On March 13, the Bulletin of the Atomic Scientists ran a piece by Nikolai Sokov with the paradoxical title Why Russia calls a limited nuclear strike “de-escalation”. He writes, “In 1999, at a time when renewed war in Chechnya seemed imminent, Moscow watched with great concern as NATO waged a high-precision military campaign in Yugoslavia.” It became concerned both that “the United States would interfere within its borders” and that the “conventional capabilities that the United States and its allies demonstrated seemed far beyond Russia’s own capacities.”
In response, Russia
… issued a new military doctrine whose main innovation was the concept of “de-escalation”—the idea that, if Russia were faced with a large-scale conventional attack that exceeded its capacity for defense, it might respond with a limited nuclear strike.
How can a nuclear strike be characterized as de-escalation, you ask? One might answer that, as when the United States moved from its massive retaliation of the fifties to its flexible response of the sixties, Russia was de-escalating from all-out to limited nuclear strikes. Sokov writes:
De-escalation rests on a revised notion of the scale of nuclear use. During the Cold War, deterrence involved the threat of inflicting unacceptable damage on an enemy. Russia’s de-escalation strategy provides instead for infliction of “tailored damage,”…
Use of the term de-escalation seems like it also might have been an attempt at misdirection on Russia’s part to make it look like it wasn’t what, in fact, it is: an escalation over a conventional attack. Furthermore, writes Sokov, Russian targets
… appear to include command and control centers as well as airbases and aircraft carriers from which US aircraft could fly missions against Russia. In other words, for limited-use options, Russia appears to target military assets rather than the population or economic centers that were typical targets under Cold War strategies.
In any event, the announcement seems to have produced the desired effect on the West. It “probably limited the West’s options for responding to the 2008 war in Georgia,” writes Sokov. What’s more, it’s “probably in the back of Western leaders’ minds today, dictating restraint as they formulate their responses to events in Ukraine.”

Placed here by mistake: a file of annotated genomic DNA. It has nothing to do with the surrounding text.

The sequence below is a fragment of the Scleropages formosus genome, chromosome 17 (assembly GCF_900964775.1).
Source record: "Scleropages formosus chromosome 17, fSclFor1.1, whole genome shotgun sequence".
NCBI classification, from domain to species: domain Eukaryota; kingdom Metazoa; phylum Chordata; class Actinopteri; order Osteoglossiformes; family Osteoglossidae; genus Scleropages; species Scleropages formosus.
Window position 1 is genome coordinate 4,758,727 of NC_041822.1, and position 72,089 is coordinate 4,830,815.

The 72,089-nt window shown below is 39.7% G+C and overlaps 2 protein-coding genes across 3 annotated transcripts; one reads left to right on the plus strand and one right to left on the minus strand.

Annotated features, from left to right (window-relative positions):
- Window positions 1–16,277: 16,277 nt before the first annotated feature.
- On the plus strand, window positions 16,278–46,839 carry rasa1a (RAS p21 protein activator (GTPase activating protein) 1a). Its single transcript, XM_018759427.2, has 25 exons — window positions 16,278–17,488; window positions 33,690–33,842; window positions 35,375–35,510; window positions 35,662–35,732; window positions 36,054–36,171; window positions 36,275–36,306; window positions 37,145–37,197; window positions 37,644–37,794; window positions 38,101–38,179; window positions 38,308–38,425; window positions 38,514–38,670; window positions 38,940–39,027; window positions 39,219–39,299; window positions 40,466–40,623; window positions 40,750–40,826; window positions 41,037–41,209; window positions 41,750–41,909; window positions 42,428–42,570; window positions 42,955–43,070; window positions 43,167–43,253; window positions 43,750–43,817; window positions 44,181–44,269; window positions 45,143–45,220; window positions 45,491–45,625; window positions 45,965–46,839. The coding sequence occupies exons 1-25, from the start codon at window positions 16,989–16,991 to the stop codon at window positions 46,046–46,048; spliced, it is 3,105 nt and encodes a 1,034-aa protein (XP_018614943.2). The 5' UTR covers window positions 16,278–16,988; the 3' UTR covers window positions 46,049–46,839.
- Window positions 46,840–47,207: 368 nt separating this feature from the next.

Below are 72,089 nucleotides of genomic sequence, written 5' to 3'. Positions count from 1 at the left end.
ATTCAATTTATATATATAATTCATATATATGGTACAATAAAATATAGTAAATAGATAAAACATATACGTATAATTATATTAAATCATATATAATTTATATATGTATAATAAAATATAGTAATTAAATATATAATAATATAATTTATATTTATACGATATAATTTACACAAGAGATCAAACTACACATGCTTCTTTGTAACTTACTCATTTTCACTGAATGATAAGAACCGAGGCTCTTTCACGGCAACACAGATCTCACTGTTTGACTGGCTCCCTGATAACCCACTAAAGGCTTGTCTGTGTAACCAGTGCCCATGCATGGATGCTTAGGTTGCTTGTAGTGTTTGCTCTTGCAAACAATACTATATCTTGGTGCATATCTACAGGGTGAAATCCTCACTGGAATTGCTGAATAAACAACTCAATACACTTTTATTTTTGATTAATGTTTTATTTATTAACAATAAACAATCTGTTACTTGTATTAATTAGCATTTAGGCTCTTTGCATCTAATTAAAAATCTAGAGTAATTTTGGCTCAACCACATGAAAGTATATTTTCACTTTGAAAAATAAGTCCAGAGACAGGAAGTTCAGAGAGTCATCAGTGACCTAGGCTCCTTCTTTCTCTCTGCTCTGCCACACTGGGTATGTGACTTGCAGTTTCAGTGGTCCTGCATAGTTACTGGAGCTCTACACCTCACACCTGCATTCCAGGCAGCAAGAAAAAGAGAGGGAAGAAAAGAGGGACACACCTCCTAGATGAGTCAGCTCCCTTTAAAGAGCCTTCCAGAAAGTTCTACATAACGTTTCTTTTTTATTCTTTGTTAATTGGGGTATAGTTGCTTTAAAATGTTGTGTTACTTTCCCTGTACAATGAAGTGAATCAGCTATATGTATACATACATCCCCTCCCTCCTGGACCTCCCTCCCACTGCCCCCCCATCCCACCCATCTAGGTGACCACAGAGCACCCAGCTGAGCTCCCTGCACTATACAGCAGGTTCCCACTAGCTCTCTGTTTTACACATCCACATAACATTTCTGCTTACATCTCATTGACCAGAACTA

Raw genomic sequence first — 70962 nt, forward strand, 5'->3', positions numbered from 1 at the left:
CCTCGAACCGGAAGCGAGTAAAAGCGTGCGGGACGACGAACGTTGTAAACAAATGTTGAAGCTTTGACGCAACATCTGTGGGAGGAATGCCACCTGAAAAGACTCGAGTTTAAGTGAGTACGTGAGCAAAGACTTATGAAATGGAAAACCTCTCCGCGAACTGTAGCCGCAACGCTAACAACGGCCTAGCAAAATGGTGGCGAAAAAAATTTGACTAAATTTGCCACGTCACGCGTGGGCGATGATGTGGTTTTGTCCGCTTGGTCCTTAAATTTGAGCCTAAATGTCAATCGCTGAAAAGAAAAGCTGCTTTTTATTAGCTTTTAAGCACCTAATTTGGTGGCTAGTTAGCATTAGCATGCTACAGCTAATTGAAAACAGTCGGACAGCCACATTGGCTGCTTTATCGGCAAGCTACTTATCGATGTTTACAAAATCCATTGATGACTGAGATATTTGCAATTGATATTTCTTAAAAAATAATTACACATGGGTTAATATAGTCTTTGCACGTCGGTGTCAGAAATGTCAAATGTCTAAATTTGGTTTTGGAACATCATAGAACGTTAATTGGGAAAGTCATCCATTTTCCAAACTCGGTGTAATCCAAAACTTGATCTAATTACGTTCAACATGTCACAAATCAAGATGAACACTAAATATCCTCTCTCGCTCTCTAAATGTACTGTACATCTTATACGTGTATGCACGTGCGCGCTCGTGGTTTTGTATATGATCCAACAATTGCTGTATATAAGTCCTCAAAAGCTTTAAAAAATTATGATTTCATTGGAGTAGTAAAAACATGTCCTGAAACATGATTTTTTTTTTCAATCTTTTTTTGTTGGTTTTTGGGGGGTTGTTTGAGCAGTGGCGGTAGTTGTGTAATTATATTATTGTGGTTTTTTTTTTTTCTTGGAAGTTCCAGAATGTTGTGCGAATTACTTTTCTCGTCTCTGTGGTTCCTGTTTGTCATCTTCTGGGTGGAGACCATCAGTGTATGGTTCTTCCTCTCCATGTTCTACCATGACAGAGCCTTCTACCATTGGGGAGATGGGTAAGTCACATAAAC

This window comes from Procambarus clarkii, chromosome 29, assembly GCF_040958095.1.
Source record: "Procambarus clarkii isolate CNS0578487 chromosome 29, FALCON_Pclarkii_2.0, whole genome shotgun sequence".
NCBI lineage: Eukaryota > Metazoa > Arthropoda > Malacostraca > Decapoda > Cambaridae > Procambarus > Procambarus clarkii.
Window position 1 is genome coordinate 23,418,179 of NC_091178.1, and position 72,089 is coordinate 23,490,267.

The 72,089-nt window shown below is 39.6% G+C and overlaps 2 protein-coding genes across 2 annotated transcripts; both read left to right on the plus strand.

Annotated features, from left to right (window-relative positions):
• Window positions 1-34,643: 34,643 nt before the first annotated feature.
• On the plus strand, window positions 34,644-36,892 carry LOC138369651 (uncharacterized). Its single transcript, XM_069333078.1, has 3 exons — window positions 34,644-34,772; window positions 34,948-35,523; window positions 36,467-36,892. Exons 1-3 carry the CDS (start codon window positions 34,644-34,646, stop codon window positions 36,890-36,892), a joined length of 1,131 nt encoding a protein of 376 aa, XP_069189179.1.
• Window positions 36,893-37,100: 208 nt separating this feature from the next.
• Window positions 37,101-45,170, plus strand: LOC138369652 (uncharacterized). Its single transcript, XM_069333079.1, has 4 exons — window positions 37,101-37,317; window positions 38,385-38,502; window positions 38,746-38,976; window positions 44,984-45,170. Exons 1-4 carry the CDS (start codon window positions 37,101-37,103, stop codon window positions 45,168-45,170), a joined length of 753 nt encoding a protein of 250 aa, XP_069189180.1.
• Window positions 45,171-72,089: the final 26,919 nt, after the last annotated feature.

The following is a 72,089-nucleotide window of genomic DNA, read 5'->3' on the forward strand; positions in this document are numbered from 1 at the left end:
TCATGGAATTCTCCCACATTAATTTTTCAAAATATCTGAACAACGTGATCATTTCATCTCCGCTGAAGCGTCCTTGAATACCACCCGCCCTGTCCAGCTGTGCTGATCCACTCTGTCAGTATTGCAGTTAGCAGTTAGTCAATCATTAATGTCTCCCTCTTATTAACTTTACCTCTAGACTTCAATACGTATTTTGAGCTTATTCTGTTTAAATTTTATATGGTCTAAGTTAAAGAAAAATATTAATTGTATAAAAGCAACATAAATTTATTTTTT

Another irony is that U.S. nuclear presence in Europe in the fifties was initially intended to offset Russia’s greatest conventional weapon: its massive army. Now, to an extent, the tables are turned. Sokov explains:
The 2000 version of Russia’s military doctrine characterized the limited use of nuclear weapons as a stopgap measure to be relied on only until Russia could develop a more modern conventional strike capability, similar to that which the United States possessed.
Meanwhile, “If Russia becomes able to project military force in the same way that the United States has projected force in Kosovo, Iraq, and Libya, Moscow will likely become more assertive in its foreign policy.” In which case, “some NATO countries might argue that nuclear deterrence should regain some of its former prominence.”
Finally, citing Russia’s development of its own version of the U.S. Prompt Global Strike system (ballistic missiles with conventional, instead of nuclear, warheads) Sokov recommends that:
To avoid a new arms race—one centered around conventional weapons, which are less terrifying but more usable than nuclear weapons—it makes sense to begin work now on arms control options that would cover modern conventional strike and defense assets.